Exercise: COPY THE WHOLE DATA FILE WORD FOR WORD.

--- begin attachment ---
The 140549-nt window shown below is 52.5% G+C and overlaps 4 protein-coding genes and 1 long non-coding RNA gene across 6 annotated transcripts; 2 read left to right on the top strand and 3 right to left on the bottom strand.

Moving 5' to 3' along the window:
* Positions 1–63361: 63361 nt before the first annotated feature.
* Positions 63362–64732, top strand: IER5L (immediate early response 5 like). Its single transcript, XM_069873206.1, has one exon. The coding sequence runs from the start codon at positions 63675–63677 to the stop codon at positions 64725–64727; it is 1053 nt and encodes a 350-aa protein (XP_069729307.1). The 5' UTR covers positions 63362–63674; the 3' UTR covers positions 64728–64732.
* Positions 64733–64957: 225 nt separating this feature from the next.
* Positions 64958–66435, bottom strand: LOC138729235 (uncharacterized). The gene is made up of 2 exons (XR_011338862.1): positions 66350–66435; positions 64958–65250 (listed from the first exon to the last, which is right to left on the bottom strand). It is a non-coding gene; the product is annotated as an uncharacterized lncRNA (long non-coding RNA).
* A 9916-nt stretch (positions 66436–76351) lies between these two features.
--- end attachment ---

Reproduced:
The 140549-nt window shown below is 52.5% G+C and overlaps 4 protein-coding genes and 1 long non-coding RNA gene across 6 annotated transcripts; 2 read left to right on the top strand and 3 right to left on the bottom strand.

Moving 5' to 3' along the window:
* Positions 1–63361: 63361 nt before the first annotated feature.
* Positions 63362–64732, top strand: IER5L (immediate early response 5 like). Its single transcript, XM_069873206.1, has one exon. The coding sequence runs from the start codon at positions 63675–63677 to the stop codon at positions 64725–64727; it is 1053 nt and encodes a 350-aa protein (XP_069729307.1). The 5' UTR covers positions 63362–63674; the 3' UTR covers positions 64728–64732.
* Positions 64733–64957: 225 nt separating this feature from the next.
* Positions 64958–66435, bottom strand: LOC138729235 (uncharacterized). The gene is made up of 2 exons (XR_011338862.1): positions 66350–66435; positions 64958–65250 (listed from the first exon to the last, which is right to left on the bottom strand). It is a non-coding gene; the product is annotated as an uncharacterized lncRNA (long non-coding RNA).
* A 9916-nt stretch (positions 66436–76351) lies between these two features.